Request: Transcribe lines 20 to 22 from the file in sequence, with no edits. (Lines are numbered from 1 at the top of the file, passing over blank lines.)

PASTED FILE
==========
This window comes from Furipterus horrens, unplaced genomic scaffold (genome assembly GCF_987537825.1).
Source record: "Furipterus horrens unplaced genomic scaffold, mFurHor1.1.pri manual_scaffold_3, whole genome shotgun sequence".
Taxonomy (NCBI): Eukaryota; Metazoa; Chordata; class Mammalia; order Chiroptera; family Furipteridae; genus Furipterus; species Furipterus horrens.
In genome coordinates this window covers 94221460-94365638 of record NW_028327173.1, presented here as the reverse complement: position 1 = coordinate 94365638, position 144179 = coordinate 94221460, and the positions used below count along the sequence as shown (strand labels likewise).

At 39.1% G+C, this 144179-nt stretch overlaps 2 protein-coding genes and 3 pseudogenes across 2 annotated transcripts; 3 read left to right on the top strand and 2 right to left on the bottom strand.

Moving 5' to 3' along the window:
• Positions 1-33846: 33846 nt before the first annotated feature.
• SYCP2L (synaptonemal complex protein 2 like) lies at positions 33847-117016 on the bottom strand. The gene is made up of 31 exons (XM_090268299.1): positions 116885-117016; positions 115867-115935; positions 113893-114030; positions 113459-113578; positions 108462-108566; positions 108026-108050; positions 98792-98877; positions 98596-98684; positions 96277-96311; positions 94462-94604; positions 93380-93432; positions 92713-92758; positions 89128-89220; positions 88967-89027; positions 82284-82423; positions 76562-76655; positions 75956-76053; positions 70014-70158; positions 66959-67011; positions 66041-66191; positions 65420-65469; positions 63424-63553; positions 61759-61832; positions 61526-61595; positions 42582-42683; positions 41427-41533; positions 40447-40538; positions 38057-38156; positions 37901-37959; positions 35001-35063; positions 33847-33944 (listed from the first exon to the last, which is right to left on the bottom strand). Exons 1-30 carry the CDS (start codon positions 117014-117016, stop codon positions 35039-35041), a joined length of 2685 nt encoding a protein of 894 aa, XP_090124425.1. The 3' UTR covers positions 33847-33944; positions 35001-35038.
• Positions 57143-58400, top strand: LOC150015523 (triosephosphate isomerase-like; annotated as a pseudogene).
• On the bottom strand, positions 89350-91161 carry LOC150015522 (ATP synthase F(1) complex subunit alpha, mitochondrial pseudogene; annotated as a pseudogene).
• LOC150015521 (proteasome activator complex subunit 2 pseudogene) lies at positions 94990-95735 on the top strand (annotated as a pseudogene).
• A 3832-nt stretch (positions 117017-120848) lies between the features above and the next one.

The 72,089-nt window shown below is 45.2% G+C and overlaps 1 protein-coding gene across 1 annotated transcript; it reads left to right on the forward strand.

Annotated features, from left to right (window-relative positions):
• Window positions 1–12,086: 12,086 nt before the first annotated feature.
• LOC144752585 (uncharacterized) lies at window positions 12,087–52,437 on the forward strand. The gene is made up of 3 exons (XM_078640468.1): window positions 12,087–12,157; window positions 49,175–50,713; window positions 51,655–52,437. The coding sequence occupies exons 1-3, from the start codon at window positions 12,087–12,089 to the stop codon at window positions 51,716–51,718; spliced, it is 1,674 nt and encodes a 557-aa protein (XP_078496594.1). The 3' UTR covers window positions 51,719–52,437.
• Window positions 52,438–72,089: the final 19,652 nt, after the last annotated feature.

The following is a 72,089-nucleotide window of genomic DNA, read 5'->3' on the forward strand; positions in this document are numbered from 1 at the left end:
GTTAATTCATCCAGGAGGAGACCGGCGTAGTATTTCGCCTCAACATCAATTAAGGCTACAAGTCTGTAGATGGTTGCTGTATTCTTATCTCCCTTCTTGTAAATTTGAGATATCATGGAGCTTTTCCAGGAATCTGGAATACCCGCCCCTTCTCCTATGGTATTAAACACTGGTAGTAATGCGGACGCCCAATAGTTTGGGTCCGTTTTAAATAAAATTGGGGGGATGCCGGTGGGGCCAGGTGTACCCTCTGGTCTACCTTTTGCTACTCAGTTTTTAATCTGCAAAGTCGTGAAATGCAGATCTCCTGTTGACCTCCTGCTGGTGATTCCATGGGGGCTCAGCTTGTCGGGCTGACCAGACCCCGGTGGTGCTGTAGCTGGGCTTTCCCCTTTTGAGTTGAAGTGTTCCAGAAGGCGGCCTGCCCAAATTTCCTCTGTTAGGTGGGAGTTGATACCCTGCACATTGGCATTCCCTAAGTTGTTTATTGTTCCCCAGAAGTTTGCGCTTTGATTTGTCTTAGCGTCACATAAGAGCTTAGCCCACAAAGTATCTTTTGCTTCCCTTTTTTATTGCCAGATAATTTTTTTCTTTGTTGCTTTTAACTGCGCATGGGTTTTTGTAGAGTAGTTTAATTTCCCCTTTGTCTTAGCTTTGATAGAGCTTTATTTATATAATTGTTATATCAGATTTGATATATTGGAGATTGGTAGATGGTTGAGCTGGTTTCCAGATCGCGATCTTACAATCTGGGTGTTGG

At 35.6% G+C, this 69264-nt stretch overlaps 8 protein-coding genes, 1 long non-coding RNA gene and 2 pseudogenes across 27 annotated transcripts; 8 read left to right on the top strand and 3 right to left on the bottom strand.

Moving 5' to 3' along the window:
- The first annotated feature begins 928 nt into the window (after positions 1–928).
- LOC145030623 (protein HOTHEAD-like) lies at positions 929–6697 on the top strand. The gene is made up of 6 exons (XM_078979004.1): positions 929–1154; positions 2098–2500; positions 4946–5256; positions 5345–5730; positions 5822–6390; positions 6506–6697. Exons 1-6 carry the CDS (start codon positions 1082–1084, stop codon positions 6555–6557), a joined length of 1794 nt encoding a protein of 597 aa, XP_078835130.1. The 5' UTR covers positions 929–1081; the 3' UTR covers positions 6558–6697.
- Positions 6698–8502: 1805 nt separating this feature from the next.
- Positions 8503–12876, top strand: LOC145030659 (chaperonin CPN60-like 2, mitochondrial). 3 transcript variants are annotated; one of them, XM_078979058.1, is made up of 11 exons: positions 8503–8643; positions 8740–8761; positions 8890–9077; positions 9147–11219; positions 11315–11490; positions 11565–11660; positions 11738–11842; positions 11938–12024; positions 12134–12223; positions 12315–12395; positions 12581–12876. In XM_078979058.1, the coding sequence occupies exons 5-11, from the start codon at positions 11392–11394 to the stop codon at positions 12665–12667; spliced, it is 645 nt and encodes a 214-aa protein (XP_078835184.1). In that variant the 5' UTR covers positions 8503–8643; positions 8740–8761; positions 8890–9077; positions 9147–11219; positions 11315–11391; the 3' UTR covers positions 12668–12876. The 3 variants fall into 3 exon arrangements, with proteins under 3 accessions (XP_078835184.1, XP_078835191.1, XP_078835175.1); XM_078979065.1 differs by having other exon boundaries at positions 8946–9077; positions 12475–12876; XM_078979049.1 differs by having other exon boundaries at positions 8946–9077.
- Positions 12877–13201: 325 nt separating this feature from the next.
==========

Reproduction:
At 35.6% G+C, this 69264-nt stretch overlaps 8 protein-coding genes, 1 long non-coding RNA gene and 2 pseudogenes across 27 annotated transcripts; 8 read left to right on the top strand and 3 right to left on the bottom strand.

Moving 5' to 3' along the window:
- The first annotated feature begins 928 nt into the window (after positions 1–928).